Grinning Pupils in Glossy Brochures

Science ExperimentThe contents of a typical school brochure vividly portray the progressive ideology which dominates our education system.

Firstly, there are all of the pictures of pupils and staff with broad grins on their faces. These are supposed to convey the idea that ‘we make learning fun!’ But idiotic grins do not signify any kind of deep satisfaction in what one is doing. They are more likely to signify distraction. Properly focused teachers and pupils are more likely to have a frown of concentration on their faces, because they’re really straining their mental muscles.

The rare photos that do not feature toothy grins will feature something ‘creative’ or ‘active’. The only time you’re allowed to be really focused is when you are running towards the touchline, about to score the winning try, or when you’re playing a violin concerto for a rapt audience. This betrays one of the obvious contradictions in schools addicted to progressive dogma. Learning maths has to be natural and fun, but playing rugby or the violin will feature lots of drills and hard work. Without that, how would the school gain glory against its competitors? And of course the rugby or violin performance is public, so it would be rather embarrassing for the school if it were rubbish. Whereas the rubbish maths performance goes on behind closed doors, well away from the gaze of parents.

Another variation on the grin is permitted when you’re wearing protective goggles in the laboratory, as you gaze at a test tube full of frothing, colourful liquid. Then you can have the seraphic expression of a scientific genius as he reaches his ‘eureka moment’. It’s the joy of discovery learning! Never mind that your lesson was mostly filled with laborious, mistake-ridden mess, and an uncertain conclusion, which the teacher could have explained in five minutes, and you could have spent the rest of the lesson studying in depth and memorising thoroughly. You’ve discovered something for yourself! You’ve discovered that when you combine the thingummy with the whatsit, it goes all frothy and cool! And you’ve got lots of funny stories to tell your mates later about broken test tubes and funny smells! Eureka!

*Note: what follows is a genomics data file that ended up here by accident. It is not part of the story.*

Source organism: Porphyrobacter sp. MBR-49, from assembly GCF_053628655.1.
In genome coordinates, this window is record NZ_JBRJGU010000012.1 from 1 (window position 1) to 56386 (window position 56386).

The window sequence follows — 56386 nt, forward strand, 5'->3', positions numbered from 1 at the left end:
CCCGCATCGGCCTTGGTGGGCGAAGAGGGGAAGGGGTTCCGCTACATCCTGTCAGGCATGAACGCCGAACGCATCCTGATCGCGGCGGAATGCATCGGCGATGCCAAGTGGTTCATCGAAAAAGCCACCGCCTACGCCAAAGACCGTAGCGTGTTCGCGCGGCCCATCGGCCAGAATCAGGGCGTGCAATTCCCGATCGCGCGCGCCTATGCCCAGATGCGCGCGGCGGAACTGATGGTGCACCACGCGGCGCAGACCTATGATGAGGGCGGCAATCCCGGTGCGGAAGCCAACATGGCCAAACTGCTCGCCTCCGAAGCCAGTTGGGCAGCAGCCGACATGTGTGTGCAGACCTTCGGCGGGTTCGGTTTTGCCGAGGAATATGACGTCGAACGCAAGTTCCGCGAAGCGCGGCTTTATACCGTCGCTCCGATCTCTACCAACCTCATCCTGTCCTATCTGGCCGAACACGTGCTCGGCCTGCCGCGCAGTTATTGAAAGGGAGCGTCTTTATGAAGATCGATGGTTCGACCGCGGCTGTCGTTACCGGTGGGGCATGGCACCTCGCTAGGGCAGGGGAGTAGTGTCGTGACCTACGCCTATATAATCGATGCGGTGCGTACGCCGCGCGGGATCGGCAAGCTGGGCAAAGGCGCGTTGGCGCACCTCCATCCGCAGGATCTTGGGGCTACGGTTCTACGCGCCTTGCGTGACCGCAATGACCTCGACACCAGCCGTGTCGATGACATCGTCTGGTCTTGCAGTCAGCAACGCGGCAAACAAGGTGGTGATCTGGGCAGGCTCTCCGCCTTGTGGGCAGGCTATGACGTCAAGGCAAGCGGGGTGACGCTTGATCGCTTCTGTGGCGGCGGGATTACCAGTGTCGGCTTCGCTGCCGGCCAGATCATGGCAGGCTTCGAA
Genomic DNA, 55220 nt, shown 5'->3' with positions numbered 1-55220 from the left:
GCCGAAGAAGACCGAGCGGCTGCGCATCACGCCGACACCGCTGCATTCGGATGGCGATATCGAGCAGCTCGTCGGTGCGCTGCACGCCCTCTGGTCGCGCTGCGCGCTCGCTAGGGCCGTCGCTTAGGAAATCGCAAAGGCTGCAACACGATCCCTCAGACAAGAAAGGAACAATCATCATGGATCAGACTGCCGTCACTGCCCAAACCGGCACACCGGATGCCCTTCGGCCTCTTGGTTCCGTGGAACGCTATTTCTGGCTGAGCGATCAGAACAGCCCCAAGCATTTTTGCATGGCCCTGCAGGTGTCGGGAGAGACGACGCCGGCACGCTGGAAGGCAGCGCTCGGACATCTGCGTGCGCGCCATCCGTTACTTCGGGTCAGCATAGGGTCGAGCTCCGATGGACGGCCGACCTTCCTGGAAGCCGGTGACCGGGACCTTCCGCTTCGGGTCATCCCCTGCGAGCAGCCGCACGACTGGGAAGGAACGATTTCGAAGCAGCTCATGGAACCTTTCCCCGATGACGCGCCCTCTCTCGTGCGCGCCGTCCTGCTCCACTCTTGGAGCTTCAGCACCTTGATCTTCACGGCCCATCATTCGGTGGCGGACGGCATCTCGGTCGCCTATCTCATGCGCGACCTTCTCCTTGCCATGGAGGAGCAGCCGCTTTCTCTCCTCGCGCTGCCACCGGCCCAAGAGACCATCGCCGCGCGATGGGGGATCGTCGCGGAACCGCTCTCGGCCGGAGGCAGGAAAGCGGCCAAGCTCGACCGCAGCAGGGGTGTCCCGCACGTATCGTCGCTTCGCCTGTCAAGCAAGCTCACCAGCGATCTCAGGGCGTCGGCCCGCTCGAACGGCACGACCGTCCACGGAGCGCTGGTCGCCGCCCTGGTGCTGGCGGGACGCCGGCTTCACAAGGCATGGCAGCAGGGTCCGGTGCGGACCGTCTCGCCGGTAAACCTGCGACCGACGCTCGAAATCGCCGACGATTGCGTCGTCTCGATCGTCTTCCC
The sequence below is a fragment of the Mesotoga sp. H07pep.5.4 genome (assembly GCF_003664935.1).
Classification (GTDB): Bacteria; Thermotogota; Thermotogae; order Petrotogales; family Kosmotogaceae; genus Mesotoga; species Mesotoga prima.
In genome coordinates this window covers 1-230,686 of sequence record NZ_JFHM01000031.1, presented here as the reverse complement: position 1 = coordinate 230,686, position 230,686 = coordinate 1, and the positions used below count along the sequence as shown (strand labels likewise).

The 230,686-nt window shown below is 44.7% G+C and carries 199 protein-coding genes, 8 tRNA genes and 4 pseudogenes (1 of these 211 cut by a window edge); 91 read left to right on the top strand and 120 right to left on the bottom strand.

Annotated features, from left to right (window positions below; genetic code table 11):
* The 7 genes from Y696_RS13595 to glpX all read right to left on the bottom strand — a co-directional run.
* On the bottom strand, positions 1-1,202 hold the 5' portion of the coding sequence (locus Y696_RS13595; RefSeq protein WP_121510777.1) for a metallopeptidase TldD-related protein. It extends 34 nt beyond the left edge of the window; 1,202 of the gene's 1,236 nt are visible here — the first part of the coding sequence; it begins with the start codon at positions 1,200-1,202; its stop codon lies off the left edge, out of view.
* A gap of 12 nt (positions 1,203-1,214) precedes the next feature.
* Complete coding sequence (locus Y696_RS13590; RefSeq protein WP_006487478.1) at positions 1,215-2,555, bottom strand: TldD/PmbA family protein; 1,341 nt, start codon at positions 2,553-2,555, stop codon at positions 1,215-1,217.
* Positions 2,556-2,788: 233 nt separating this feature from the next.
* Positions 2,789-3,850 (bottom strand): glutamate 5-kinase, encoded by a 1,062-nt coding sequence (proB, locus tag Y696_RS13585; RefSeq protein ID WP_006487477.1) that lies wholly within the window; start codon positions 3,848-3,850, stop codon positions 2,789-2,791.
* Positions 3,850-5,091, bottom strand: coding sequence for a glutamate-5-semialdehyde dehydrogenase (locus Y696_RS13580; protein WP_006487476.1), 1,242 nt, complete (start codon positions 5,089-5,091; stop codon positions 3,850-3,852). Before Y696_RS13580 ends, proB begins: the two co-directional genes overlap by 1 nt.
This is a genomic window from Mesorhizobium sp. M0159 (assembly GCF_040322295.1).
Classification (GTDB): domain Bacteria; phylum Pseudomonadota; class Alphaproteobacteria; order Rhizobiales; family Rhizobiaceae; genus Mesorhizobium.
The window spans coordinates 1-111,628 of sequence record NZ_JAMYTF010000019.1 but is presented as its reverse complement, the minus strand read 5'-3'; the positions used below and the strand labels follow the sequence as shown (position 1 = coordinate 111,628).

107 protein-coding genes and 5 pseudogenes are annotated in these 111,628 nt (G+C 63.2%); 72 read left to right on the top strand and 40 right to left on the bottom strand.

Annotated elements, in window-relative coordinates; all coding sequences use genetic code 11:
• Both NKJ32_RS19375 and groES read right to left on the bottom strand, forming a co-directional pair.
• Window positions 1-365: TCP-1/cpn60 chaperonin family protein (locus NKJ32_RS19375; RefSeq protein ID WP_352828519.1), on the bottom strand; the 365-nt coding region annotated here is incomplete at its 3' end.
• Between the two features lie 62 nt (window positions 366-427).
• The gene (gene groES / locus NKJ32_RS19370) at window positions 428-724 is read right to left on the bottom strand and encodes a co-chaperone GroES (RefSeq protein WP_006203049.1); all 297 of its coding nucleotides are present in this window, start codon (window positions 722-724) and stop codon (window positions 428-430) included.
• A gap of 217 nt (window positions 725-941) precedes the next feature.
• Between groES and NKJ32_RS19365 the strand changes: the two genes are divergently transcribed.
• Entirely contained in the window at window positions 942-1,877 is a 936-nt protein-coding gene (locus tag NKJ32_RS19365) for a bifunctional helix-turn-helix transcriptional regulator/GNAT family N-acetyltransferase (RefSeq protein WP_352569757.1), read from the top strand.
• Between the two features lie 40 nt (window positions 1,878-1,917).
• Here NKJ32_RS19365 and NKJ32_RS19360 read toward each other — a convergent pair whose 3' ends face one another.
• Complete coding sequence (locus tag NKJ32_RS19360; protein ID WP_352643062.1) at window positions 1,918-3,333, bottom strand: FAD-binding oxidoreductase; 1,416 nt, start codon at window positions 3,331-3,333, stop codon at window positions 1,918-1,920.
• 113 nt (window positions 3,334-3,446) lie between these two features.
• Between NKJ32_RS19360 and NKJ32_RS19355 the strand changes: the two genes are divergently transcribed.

And we mustn’t forget the pictures of a teacher leaning over a group which has busily been discussing the finer points of a Shakespeare sonnet. They smile as they share the journey of literary discovery together. Then the teacher can drift on to the next group and find out what wonderful insights they have gained into the subtleties of the Bard’s language. What the photographer doesn’t record is the moment when the teacher walks away, and the group return, with a sigh of relief, to their avid discussion of last night’s football results. They will spend about five minutes of that lesson focused on Shakespeare, and four of those will be when the teacher is talking to the whole class. The other one will be the time he spends talking to their group.

Of course I don’t object to seeing pupils smiling and enjoying learning. Learning really is enjoyable. But the smile should be a smile of satisfaction at a job well done, not an idiotic, empty-headed grin. I look forward to seeing prospectuses in the near future which give some idea of what is really needed for learning to occur. I look forward to seeing pictures of teachers teaching and pupils listening. I look forward to seeing images of pupils frowning in concentration as they grapple with a really difficult concept or memorise a really beautiful piece of poetry. I think there are plenty of parents out there who are more interested in their children learning something than in their being entertained.

(Image from Wikimedia)


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